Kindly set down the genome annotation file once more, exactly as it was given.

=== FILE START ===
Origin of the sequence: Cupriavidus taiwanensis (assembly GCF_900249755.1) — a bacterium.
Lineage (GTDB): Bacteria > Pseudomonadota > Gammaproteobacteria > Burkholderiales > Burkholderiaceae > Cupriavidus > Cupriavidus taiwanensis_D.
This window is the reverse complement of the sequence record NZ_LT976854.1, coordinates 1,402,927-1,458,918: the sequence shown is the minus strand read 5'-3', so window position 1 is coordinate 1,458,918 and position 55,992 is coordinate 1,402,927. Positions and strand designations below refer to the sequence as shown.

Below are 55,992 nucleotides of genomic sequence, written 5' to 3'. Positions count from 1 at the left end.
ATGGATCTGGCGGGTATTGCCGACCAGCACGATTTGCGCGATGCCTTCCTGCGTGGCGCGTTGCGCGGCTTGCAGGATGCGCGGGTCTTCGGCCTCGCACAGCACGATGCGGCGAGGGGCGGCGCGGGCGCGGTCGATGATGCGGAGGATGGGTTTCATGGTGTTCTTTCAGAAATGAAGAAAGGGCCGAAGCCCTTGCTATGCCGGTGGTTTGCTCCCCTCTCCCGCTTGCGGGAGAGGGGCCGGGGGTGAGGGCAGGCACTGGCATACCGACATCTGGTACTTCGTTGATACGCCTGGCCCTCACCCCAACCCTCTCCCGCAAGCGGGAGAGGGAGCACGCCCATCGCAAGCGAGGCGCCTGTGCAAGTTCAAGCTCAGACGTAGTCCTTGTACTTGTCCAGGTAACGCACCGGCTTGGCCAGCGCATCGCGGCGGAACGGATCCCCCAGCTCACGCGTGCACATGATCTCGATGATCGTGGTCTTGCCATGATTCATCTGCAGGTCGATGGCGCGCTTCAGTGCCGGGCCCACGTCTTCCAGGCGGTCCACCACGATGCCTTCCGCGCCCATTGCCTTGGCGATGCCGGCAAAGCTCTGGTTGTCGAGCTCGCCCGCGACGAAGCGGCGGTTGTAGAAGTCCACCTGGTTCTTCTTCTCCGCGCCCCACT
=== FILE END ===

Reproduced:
Origin of the sequence: Cupriavidus taiwanensis (assembly GCF_900249755.1) — a bacterium.
Lineage (GTDB): Bacteria > Pseudomonadota > Gammaproteobacteria > Burkholderiales > Burkholderiaceae > Cupriavidus > Cupriavidus taiwanensis_D.
This window is the reverse complement of the sequence record NZ_LT976854.1, coordinates 1,402,927-1,458,918: the sequence shown is the minus strand read 5'-3', so window position 1 is coordinate 1,458,918 and position 55,992 is coordinate 1,402,927. Positions and strand designations below refer to the sequence as shown.

Below are 55,992 nucleotides of genomic sequence, written 5' to 3'. Positions count from 1 at the left end.
ATGGATCTGGCGGGTATTGCCGACCAGCACGATTTGCGCGATGCCTTCCTGCGTGGCGCGTTGCGCGGCTTGCAGGATGCGCGGGTCTTCGGCCTCGCACAGCACGATGCGGCGAGGGGCGGCGCGGGCGCGGTCGATGATGCGGAGGATGGGTTTCATGGTGTTCTTTCAGAAATGAAGAAAGGGCCGAAGCCCTTGCTATGCCGGTGGTTTGCTCCCCTCTCCCGCTTGCGGGAGAGGGGCCGGGGGTGAGGGCAGGCACTGGCATACCGACATCTGGTACTTCGTTGATACGCCTGGCCCTCACCCCAACCCTCTCCCGCAAGCGGGAGAGGGAGCACGCCCATCGCAAGCGAGGCGCCTGTGCAAGTTCAAGCTCAGACGTAGTCCTTGTACTTGTCCAGGTAACGCACCGGCTTGGCCAGCGCATCGCGGCGGAACGGATCCCCCAGCTCACGCGTGCACATGATCTCGATGATCGTGGTCTTGCCATGATTCATCTGCAGGTCGATGGCGCGCTTCAGTGCCGGGCCCACGTCTTCCAGGCGGTCCACCACGATGCCTTCCGCGCCCATTGCCTTGGCGATGCCGGCAAAGCTCTGGTTGTCGAGCTCGCCCGCGACGAAGCGGCGGTTGTAGAAGTCCACCTGGTTCTTCTTCTCCGCGCCCCACT